De-convert feels extremely sad, a sense of loss and remorse, struggling to cope with a worldview without a Personal Deity. Thoughts of meaninglessness and suicide are often overcome by curiosity about the real world that drives the person to learn.
De-convert spends massive amounts of time devouring new information, studying whatever topics that can help them overcome their particular questions or issues related to their time in the faith – now that their mind is free from restrictions on what to study. In the same way a starving man may first devour tons of food as soon as he is allowed access, a de-convert begins to devour information to help his or her starving mind and curiosity. This period is normally filled with tons of forum browsing, blog post writing, commenting, reading, debate watching, skeptic society attending, new friend making, etc.
De-convert has learned just how inane their belief system was.
De-convert feels angry at everyone who they feel – intentionally or not – lead them wrong. This period is normally filled with attempts to de-convert others, to speak rationally with those still in the faith, and attempts to immunize others who are outside the faith. All of this is done out of the goodwill to keep others from going through the same thing and to rescue those still inside the belief system they now realize is so stupid.
De-convert’s loving and respectful attempts to speak rationally with those still in the faith become so predictably insane, the de-convert begins to wonder how in the world anyone could ever believe that stuff. All attempts to talk with those inside the faith leave the de-convert feeling helpless and as if communication is impossible.
De-convert begins to feel that all attempts to be respectful toward those in the faith system are useless. Resignation seems to be a common feeling at this point. The de-convert becomes resigned to a world where people believe stupid stuff and there isn’t much you can do about it because reason is undermined in the minds of the faithful. A sense of “it’s not my problem” begins to overcome the individual.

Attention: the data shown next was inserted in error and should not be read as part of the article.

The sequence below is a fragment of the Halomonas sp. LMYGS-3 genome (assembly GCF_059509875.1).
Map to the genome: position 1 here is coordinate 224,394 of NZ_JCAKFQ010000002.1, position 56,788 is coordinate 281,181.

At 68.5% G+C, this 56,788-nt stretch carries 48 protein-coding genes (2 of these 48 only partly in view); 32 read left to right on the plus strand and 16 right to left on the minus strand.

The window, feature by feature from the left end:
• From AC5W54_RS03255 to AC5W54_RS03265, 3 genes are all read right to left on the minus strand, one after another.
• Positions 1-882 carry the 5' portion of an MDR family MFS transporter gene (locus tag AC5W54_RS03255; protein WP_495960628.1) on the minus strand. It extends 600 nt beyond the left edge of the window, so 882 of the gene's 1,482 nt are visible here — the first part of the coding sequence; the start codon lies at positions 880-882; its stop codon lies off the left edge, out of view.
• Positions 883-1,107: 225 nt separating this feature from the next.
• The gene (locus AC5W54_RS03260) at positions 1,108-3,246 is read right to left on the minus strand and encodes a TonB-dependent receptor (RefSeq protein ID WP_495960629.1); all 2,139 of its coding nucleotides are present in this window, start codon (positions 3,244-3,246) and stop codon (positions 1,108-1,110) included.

Note: this one seems to depend upon how much interaction with religion a person has after leaving the faith and how much perceived harm it is causing in their life.
The de-convert begins to notice just how much pain and problems faith truly causes because he or she sees how much reason could solve. The attitude begins to shift from resignation and respect of religion to a growing sense of near hatred toward it. Religion itself becomes an enemy like cancer, malaria, or any other disease. This can lead to militant atheism, depending on how much pain the de-convert perceives religion causing in their world. As the de-converts comfort in a worldview without faith begins to strengthen, their determination and confidence rises.
Where are you in this journey?